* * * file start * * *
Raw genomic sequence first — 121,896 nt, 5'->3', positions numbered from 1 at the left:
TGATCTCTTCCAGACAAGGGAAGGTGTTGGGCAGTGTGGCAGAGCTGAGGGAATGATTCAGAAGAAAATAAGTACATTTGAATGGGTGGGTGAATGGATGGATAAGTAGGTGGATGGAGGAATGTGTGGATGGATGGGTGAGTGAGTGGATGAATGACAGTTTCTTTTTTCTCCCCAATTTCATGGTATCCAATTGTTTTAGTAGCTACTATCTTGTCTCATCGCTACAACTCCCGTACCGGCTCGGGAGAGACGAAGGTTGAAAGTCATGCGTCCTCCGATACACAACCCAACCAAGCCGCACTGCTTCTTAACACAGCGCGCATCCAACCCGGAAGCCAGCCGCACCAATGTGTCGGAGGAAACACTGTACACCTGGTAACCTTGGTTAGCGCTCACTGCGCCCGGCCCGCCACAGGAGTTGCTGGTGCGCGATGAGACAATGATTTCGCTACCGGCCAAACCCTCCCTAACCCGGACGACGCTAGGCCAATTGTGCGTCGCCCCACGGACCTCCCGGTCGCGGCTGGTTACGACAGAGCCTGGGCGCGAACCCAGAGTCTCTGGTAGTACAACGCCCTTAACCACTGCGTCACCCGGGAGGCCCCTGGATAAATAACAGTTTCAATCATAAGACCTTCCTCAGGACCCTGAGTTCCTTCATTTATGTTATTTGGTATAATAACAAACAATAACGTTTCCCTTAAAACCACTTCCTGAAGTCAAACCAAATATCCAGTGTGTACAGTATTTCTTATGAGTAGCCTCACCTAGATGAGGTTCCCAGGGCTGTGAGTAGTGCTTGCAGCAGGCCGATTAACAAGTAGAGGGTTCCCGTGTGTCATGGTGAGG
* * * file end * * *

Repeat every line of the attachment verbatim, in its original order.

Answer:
Raw genomic sequence first — 121,896 nt, 5'->3', positions numbered from 1 at the left:
TGATCTCTTCCAGACAAGGGAAGGTGTTGGGCAGTGTGGCAGAGCTGAGGGAATGATTCAGAAGAAAATAAGTACATTTGAATGGGTGGGTGAATGGATGGATAAGTAGGTGGATGGAGGAATGTGTGGATGGATGGGTGAGTGAGTGGATGAATGACAGTTTCTTTTTTCTCCCCAATTTCATGGTATCCAATTGTTTTAGTAGCTACTATCTTGTCTCATCGCTACAACTCCCGTACCGGCTCGGGAGAGACGAAGGTTGAAAGTCATGCGTCCTCCGATACACAACCCAACCAAGCCGCACTGCTTCTTAACACAGCGCGCATCCAACCCGGAAGCCAGCCGCACCAATGTGTCGGAGGAAACACTGTACACCTGGTAACCTTGGTTAGCGCTCACTGCGCCCGGCCCGCCACAGGAGTTGCTGGTGCGCGATGAGACAATGATTTCGCTACCGGCCAAACCCTCCCTAACCCGGACGACGCTAGGCCAATTGTGCGTCGCCCCACGGACCTCCCGGTCGCGGCTGGTTACGACAGAGCCTGGGCGCGAACCCAGAGTCTCTGGTAGTACAACGCCCTTAACCACTGCGTCACCCGGGAGGCCCCTGGATAAATAACAGTTTCAATCATAAGACCTTCCTCAGGACCCTGAGTTCCTTCATTTATGTTATTTGGTATAATAACAAACAATAACGTTTCCCTTAAAACCACTTCCTGAAGTCAAACCAAATATCCAGTGTGTACAGTATTTCTTATGAGTAGCCTCACCTAGATGAGGTTCCCAGGGCTGTGAGTAGTGCTTGCAGCAGGCCGATTAACAAGTAGAGGGTTCCCGTGTGTCATGGTGAGG